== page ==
We generally have three approaches:
- Code on the Deadline repository - usually it is things that are conceptually closer to the Deadline side, or depend on Deadline libraries. We add paths to
sys.path after forming them with
RepositoryUtils.GetRepositoryPath or similar.
- Code installed on the machine - Python packages get installed through pip and reside in the Python installation’s
site-packages directory. This directory also gets added to
sys.path in preparation scripts. This makes development and deployments much more orderly. We also use a local devpi server for distributing packages on all machines.
- Code on another local network location - network drives in Windows. Almost all our Shotgun code and configuration is located there. Also gets appended to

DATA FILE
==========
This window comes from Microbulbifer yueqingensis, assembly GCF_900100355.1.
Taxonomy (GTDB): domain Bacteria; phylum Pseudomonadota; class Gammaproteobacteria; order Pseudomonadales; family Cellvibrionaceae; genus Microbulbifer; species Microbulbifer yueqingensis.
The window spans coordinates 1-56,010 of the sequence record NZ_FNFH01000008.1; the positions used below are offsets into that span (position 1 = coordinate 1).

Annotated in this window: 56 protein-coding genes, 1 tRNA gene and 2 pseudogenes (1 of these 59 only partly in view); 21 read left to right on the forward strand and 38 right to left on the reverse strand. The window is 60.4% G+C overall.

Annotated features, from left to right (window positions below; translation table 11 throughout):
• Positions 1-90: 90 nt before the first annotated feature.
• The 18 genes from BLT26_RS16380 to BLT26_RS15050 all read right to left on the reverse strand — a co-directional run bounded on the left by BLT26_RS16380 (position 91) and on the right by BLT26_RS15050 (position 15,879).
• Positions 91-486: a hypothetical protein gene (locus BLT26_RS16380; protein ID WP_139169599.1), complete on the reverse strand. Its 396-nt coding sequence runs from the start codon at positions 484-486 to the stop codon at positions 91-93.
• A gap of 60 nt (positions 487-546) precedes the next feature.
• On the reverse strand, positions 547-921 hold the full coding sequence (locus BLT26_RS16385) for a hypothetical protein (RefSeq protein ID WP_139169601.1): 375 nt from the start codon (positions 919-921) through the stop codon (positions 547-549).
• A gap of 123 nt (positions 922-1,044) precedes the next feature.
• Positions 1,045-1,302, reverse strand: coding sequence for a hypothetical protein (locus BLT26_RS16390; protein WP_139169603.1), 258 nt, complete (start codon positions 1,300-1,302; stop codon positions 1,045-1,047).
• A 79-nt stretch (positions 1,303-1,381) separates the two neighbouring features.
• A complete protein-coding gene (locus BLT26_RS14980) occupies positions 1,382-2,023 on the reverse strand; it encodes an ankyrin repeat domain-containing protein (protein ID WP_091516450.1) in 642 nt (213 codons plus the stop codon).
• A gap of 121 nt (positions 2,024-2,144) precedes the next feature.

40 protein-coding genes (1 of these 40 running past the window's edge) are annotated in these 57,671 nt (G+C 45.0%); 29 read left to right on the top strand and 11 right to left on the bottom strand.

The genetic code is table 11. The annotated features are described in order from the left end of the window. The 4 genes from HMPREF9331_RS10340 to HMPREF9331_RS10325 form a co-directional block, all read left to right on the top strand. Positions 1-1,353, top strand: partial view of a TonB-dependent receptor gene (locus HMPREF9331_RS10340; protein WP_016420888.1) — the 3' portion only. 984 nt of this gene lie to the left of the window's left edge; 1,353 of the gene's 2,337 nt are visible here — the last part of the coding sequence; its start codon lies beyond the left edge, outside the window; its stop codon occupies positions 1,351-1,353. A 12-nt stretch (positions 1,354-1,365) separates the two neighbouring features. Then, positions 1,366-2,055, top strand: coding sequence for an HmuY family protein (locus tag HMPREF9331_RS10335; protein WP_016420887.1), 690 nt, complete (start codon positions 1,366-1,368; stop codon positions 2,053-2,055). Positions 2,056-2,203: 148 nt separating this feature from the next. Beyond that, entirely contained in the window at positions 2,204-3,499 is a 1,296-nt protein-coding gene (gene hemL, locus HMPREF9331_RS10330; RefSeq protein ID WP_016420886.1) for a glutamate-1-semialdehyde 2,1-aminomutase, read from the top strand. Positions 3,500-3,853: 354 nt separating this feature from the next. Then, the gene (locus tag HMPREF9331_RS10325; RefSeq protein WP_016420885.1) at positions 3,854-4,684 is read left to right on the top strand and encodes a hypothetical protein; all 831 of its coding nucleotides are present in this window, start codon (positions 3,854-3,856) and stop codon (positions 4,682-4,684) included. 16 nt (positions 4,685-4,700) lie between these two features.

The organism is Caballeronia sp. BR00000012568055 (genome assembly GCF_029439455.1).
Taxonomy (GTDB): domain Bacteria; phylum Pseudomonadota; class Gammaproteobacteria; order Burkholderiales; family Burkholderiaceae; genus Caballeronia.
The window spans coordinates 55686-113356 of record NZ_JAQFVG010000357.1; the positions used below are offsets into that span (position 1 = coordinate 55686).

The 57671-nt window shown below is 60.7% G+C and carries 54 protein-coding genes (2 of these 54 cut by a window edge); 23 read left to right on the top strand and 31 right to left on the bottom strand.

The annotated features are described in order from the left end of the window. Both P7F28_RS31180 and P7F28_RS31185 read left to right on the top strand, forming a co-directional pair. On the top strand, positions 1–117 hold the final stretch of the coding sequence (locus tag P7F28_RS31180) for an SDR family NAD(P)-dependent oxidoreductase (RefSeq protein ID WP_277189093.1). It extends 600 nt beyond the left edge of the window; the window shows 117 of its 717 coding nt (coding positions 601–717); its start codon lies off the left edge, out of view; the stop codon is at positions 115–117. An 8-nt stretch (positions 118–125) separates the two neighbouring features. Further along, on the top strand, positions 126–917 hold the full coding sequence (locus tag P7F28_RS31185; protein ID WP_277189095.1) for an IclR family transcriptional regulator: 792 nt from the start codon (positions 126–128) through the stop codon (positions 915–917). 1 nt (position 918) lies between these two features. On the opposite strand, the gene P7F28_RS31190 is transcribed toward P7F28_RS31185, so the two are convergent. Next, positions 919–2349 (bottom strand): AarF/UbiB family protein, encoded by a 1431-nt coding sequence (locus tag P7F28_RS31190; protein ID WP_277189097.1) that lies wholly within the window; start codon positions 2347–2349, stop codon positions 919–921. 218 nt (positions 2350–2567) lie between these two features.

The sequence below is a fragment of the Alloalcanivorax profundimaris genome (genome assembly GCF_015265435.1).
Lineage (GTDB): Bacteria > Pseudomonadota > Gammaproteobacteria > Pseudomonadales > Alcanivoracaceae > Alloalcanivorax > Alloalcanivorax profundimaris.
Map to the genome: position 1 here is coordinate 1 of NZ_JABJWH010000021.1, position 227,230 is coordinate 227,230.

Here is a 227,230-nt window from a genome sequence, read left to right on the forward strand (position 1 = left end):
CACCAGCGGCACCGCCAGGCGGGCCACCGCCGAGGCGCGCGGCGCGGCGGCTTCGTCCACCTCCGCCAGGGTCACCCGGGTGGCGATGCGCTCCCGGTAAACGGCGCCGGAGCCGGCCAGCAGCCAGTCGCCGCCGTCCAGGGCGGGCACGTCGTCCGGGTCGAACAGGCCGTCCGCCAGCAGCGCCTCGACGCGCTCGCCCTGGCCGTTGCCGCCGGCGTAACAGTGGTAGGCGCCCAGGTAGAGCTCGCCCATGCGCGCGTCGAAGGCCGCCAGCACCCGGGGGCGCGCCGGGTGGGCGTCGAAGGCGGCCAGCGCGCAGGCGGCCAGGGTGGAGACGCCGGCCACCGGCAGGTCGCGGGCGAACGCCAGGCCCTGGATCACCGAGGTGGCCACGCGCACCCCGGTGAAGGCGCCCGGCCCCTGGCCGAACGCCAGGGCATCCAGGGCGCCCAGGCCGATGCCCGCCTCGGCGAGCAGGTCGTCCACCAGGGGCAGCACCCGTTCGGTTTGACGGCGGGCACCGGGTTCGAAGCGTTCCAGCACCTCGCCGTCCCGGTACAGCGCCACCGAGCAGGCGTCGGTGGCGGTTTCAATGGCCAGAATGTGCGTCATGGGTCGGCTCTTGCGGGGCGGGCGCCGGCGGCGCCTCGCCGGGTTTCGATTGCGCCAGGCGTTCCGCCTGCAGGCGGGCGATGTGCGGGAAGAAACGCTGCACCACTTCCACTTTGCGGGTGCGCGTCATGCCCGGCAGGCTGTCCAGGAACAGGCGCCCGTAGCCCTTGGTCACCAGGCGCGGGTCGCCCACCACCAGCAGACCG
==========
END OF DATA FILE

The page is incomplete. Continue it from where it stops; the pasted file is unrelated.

sys.path. The paths are dynamic (project-dependent) which makes this a bit more complicated.
There are a couple of gotchas.
Deadline uses its own interpreter, so it might break with certain libraries. Especially lower level c-interacting stuff. I believe Deadline libraries are linked into the interpreter, so they are only available within it.
Deadline also has a set of libraries installed on the machine, which might clash with other dependencies or cause incompatibilities. You have to mind load order, and even then it’s not certain.
imo Deadline does not have great support for libraries that are outside its Plugin/Event/Etc. structure. And it is beneficial to be able to share code among multiple such plugins.
By default the local
site-packages is not included, since another interpreter is used.
It still can work, with a bit more effort. Expect some pain, though.